Patriotism vs Nationalism
Genuine patriotism is very different from Nationalism. Nationalism is the complete subjection of human individuality to the service of racial, ethnic or tribal group interest. It is itself the ancient echo of tribalism within the world of the modern political society. In a tribe there is little awareness or acknowledgment of individualism, the group is all. The world in general is divided up simply into “the tribe” and "outsiders". Within the tribal mentality, an individual outsider is in turn identified completely with a (different) tribe of his own. Just as the tribesman does not see himself as an individual, but as a representation and asset of his tribe, he sees the outsider not as an individual, but as a representation of his own tribe. This helps explain the peculiar nature of tribal violence. To strike down any individual is simply to strike at the tribe of which he is a representation .
In the contemporary Middle East we find societies heavily steeped in tribalism. What we also find, is the wide use of the tactic of terrorism against the innocent. Terrorism by it’s very nature is a reduction of the individual human being (the victim of terrorism) to nothing more than a representation of a tribal group; specifically, one against which the terrorist has some particular grievance. The fact that the victim has played no direct role in the actions that provide the basis for that grievance does not matter: they are an American, they are an Israeli, they are a Shiite, they are a Sunni, therefore they are guilty. The Individual humanity of the victim is not factored in, because there is no deep concept of human individuality in play.
We have seen the remnant of this impulse in the Western world in the form of Nationalist political states, most notably during the 20th century, but of course not restricted to this period. In it’s more extreme forms it has lead to the persecution, abuse and sometimes even the destruction of various “outsider” groups. Again, In these situations innocents are thoughtlessly persecuted because they are seen not as individuals, but as mere representations of a different tribe toward which there is some particular suspicion, or animus.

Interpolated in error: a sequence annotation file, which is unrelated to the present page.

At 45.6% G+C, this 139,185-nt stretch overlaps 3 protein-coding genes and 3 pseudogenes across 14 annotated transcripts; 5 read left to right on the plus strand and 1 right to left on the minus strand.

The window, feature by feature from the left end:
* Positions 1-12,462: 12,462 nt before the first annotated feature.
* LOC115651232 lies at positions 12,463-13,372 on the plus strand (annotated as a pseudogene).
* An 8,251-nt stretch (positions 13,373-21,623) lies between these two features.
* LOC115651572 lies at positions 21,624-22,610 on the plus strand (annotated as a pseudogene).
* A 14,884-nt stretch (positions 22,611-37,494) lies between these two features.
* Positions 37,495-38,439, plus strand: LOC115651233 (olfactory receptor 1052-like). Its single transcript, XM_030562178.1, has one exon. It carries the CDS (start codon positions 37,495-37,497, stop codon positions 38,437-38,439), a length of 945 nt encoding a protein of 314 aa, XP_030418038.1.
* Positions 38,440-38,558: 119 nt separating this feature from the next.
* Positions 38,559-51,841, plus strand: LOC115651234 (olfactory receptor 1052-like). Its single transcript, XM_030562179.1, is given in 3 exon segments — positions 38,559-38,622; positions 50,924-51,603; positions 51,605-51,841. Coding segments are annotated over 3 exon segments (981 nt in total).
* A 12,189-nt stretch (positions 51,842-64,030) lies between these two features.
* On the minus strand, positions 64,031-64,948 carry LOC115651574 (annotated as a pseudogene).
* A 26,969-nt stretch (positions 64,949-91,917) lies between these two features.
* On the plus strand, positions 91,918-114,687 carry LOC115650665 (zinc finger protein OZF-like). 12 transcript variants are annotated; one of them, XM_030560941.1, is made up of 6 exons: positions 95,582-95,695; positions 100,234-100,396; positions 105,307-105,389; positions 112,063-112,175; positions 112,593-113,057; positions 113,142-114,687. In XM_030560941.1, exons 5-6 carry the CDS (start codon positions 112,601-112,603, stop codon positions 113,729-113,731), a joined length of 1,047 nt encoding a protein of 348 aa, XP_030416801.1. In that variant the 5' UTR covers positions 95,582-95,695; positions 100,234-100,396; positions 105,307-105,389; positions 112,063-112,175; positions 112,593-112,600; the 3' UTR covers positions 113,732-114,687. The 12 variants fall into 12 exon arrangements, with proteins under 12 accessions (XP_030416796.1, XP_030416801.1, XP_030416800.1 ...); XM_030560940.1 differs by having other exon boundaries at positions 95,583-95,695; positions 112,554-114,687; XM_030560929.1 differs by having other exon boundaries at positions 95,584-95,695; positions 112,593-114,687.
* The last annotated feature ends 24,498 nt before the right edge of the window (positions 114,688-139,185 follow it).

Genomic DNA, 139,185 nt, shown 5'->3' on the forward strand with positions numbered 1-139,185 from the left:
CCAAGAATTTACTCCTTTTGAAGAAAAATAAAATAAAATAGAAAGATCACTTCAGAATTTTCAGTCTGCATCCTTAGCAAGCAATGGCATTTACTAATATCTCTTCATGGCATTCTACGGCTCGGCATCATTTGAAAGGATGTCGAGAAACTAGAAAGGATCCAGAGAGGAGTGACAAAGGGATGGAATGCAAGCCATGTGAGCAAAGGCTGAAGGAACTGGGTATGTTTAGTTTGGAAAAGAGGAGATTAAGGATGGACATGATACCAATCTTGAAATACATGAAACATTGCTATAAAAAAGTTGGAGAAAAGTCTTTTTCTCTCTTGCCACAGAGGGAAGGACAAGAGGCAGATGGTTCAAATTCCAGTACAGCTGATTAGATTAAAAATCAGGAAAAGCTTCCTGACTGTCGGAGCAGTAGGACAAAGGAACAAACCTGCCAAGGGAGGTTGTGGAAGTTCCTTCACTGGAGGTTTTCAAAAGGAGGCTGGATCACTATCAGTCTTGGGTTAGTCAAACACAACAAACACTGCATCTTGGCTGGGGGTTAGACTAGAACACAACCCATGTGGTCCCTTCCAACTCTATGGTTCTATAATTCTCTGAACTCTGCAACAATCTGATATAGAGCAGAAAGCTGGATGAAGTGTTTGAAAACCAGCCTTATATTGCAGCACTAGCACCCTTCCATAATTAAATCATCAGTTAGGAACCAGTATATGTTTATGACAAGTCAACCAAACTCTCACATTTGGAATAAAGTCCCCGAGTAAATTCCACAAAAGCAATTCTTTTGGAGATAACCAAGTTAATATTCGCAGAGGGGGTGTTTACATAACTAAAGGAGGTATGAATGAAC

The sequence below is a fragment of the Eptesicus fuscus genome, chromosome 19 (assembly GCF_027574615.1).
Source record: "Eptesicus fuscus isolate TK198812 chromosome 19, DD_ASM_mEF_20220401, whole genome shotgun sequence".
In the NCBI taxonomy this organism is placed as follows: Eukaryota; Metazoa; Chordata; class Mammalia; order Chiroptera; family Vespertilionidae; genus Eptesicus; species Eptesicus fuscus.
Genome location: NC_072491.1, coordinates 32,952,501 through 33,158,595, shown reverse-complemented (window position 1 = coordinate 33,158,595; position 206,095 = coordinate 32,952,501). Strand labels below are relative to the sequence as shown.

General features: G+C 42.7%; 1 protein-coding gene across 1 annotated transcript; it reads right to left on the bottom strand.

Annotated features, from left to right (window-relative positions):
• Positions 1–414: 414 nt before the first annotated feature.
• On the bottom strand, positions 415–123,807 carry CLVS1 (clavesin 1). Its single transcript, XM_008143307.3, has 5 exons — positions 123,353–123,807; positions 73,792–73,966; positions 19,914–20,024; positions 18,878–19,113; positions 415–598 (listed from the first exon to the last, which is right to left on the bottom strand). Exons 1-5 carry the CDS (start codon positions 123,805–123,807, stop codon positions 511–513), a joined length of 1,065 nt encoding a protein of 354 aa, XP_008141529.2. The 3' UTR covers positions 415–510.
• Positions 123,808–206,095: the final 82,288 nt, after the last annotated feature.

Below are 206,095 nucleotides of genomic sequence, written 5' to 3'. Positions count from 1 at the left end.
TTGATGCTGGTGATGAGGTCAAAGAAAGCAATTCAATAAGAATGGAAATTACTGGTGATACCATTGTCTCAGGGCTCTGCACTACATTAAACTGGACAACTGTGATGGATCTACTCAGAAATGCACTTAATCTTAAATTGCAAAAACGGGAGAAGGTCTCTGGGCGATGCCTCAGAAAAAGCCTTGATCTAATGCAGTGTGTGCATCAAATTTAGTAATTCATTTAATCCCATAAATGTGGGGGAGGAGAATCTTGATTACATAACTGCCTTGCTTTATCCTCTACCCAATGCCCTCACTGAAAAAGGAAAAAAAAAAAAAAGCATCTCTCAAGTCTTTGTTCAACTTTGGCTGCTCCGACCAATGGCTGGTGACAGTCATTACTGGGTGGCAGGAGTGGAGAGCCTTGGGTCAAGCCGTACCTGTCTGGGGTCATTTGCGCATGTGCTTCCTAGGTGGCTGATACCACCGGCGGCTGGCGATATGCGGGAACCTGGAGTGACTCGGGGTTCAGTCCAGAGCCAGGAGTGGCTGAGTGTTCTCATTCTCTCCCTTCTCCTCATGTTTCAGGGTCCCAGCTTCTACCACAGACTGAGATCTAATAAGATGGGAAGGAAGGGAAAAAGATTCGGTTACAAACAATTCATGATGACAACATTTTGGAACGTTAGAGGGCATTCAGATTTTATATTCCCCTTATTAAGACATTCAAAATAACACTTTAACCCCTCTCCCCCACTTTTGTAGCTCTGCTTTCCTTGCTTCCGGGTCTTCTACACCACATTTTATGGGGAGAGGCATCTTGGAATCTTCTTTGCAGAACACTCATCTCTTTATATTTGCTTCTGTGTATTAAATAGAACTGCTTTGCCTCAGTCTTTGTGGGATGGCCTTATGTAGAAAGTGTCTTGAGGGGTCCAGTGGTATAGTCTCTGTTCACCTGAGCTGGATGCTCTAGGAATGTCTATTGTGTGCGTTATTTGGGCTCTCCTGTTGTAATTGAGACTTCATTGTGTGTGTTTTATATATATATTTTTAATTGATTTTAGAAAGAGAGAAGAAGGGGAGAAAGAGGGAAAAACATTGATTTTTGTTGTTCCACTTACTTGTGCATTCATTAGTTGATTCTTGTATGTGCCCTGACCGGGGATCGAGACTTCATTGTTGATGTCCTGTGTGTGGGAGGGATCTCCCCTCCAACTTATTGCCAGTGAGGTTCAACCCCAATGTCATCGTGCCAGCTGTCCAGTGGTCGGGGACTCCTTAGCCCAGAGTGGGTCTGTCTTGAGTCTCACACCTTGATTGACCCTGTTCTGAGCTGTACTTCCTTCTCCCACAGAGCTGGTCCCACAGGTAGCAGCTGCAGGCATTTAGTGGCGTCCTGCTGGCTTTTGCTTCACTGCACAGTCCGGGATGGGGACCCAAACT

Now as opposed to denying individualism, Patriotism within a free society actually emanates from Individualism. American society was built from the bottom up, and it was the intention of the framers of it's Constitution that it continue to work in precisely this way. Individual families ventured out as pioneers into untamed land to build a life for themselves. They developed close relationships and understandings with neighboring families, and began to build communities. These local communities in turn expanded into county, and then finally state sized communities. Eventually, in the face of a foreign threat (Great Britain) the American states, all sharing a common way of life (which differentiated them from the nation states of Europe at the time) combined into a nation to defend that way of life. All of American society can therefore be thought of as a series of concentric circles, extending outward from the individual. The individual American is uniquely loyal to his family, therefore he is uniquely loyal to the community that houses that family; a community that does not exist in the absence of the cooperative efforts of the many families that constitute it. He identifies with his state, because it in like manner is to be an expression of the interests of the various communities and counties that constitute it. Lastly, the nation itself embodies the interests of the states collectively.
Patriotism also consists of an attachment to the historical narrative of a country. This is not like a connection to a tribal history, which involves an allegiance to an elaborate set of cultural elements, permanently fixed in time. It is more like the unwavering allegiance that I have to a close friendship with a very long history. Such a friendship is marked not only by common values, common interests and common goals, but by a strong sense of devotion forged by time and a common past.